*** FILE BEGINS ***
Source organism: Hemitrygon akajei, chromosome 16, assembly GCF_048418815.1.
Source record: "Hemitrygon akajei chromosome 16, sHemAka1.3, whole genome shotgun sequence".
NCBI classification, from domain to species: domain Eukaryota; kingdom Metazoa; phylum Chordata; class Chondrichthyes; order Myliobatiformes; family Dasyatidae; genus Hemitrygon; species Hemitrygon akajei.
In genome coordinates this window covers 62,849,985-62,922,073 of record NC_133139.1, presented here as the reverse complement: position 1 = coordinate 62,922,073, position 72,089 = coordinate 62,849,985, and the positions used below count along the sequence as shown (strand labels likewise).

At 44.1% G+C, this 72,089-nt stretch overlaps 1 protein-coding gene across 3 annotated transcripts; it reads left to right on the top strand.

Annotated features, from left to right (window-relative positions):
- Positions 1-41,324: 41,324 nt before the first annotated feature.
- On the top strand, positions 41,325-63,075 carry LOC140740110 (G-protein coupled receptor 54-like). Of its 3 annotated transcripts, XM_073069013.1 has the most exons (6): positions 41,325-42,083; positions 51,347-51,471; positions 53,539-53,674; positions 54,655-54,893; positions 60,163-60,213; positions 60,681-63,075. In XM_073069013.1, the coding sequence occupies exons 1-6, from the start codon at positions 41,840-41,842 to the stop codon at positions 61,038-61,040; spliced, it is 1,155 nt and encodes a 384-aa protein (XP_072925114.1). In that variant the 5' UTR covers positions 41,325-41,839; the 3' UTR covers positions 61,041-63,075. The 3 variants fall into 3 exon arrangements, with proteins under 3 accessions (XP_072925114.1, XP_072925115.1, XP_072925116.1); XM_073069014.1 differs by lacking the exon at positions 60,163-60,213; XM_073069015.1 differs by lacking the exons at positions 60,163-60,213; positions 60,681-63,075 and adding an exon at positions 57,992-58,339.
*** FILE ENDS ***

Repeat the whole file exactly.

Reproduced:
Source organism: Hemitrygon akajei, chromosome 16, assembly GCF_048418815.1.
Source record: "Hemitrygon akajei chromosome 16, sHemAka1.3, whole genome shotgun sequence".
NCBI classification, from domain to species: domain Eukaryota; kingdom Metazoa; phylum Chordata; class Chondrichthyes; order Myliobatiformes; family Dasyatidae; genus Hemitrygon; species Hemitrygon akajei.
In genome coordinates this window covers 62,849,985-62,922,073 of record NC_133139.1, presented here as the reverse complement: position 1 = coordinate 62,922,073, position 72,089 = coordinate 62,849,985, and the positions used below count along the sequence as shown (strand labels likewise).

At 44.1% G+C, this 72,089-nt stretch overlaps 1 protein-coding gene across 3 annotated transcripts; it reads left to right on the top strand.

Annotated features, from left to right (window-relative positions):
- Positions 1-41,324: 41,324 nt before the first annotated feature.
- On the top strand, positions 41,325-63,075 carry LOC140740110 (G-protein coupled receptor 54-like). Of its 3 annotated transcripts, XM_073069013.1 has the most exons (6): positions 41,325-42,083; positions 51,347-51,471; positions 53,539-53,674; positions 54,655-54,893; positions 60,163-60,213; positions 60,681-63,075. In XM_073069013.1, the coding sequence occupies exons 1-6, from the start codon at positions 41,840-41,842 to the stop codon at positions 61,038-61,040; spliced, it is 1,155 nt and encodes a 384-aa protein (XP_072925114.1). In that variant the 5' UTR covers positions 41,325-41,839; the 3' UTR covers positions 61,041-63,075. The 3 variants fall into 3 exon arrangements, with proteins under 3 accessions (XP_072925114.1, XP_072925115.1, XP_072925116.1); XM_073069014.1 differs by lacking the exon at positions 60,163-60,213; XM_073069015.1 differs by lacking the exons at positions 60,163-60,213; positions 60,681-63,075 and adding an exon at positions 57,992-58,339.